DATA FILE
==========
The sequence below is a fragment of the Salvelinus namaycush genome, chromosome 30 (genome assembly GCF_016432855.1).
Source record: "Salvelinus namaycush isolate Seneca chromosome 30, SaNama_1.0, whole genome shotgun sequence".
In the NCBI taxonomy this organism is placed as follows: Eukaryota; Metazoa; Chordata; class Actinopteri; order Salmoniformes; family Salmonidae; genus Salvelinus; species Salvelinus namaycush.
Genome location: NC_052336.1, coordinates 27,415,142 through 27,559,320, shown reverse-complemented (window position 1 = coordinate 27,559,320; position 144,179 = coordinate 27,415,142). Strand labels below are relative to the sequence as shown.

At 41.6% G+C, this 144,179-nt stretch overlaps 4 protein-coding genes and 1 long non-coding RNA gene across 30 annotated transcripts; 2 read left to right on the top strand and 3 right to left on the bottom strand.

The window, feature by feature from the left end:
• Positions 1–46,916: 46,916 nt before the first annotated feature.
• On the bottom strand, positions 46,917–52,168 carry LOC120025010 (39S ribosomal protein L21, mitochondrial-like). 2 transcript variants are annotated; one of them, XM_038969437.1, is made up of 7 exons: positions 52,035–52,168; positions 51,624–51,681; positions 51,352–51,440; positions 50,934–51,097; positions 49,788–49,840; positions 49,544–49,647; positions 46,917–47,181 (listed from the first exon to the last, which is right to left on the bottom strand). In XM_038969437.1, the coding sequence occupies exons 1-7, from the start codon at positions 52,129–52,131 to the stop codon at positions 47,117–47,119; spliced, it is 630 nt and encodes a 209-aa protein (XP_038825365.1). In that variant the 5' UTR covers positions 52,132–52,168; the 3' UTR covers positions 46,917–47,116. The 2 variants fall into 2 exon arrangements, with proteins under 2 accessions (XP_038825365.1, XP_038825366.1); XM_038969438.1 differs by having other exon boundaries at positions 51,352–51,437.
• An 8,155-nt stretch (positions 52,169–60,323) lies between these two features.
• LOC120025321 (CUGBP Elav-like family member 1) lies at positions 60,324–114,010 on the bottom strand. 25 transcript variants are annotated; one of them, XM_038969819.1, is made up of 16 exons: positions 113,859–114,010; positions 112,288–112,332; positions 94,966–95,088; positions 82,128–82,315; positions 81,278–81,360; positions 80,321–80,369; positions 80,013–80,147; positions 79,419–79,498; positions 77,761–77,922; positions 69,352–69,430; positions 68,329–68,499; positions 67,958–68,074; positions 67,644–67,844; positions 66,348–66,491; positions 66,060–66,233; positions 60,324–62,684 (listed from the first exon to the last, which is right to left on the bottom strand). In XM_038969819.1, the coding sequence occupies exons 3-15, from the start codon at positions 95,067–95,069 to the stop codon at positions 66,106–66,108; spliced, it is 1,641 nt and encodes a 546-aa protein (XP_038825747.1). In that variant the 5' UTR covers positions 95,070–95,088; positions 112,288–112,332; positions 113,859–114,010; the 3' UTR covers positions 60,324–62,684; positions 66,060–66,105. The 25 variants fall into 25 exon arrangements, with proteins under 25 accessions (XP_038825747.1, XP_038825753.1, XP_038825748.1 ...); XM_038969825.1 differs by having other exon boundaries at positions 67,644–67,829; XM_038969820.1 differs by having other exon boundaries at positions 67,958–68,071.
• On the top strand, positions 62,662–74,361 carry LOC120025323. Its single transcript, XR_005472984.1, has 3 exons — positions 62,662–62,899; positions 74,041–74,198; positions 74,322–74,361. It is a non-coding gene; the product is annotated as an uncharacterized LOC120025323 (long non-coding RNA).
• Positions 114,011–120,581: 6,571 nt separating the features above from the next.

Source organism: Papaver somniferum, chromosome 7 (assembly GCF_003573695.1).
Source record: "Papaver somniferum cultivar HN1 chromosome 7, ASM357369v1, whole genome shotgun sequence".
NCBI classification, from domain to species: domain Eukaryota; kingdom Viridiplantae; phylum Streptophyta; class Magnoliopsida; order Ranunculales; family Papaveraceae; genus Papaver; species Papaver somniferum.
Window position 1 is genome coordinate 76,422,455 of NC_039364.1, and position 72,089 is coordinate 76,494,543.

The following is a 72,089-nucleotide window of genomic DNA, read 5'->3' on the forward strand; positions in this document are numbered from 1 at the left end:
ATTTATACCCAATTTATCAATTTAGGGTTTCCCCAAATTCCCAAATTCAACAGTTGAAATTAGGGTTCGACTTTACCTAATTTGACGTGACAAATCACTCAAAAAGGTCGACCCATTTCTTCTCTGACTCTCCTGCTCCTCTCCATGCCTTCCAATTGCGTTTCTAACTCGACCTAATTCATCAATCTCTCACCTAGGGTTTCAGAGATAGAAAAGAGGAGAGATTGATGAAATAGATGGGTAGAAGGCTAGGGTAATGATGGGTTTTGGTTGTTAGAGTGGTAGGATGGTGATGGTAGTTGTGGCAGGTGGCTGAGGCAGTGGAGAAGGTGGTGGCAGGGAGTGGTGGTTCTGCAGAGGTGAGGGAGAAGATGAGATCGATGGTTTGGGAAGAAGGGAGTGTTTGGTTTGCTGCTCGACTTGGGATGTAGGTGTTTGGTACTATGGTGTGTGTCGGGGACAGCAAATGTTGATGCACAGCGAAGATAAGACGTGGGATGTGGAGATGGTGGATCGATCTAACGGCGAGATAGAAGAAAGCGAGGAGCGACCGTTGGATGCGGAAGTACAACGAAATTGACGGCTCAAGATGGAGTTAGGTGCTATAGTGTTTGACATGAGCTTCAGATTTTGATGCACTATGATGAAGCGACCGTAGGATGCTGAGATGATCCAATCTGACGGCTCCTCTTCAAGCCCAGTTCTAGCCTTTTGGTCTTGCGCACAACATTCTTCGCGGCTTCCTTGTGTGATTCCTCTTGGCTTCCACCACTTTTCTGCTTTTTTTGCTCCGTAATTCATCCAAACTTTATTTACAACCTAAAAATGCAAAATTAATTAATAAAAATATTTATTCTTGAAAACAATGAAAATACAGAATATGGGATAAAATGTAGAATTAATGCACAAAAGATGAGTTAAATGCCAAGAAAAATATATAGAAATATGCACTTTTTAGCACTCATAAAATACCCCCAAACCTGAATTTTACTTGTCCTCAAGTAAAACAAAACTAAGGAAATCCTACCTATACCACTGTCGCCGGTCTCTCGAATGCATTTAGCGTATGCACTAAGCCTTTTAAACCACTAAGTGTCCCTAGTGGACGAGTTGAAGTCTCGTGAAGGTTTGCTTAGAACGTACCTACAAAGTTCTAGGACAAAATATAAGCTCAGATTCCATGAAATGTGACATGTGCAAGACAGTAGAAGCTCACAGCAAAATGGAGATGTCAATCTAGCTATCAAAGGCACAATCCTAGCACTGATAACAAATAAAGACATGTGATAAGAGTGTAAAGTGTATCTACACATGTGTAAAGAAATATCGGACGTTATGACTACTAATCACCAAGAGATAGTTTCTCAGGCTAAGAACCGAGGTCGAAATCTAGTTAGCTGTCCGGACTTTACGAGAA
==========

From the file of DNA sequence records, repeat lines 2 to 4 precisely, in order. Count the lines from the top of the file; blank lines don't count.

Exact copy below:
Source record: "Salvelinus namaycush isolate Seneca chromosome 30, SaNama_1.0, whole genome shotgun sequence".
In the NCBI taxonomy this organism is placed as follows: Eukaryota; Metazoa; Chordata; class Actinopteri; order Salmoniformes; family Salmonidae; genus Salvelinus; species Salvelinus namaycush.
Genome location: NC_052336.1, coordinates 27,415,142 through 27,559,320, shown reverse-complemented (window position 1 = coordinate 27,559,320; position 144,179 = coordinate 27,415,142). Strand labels below are relative to the sequence as shown.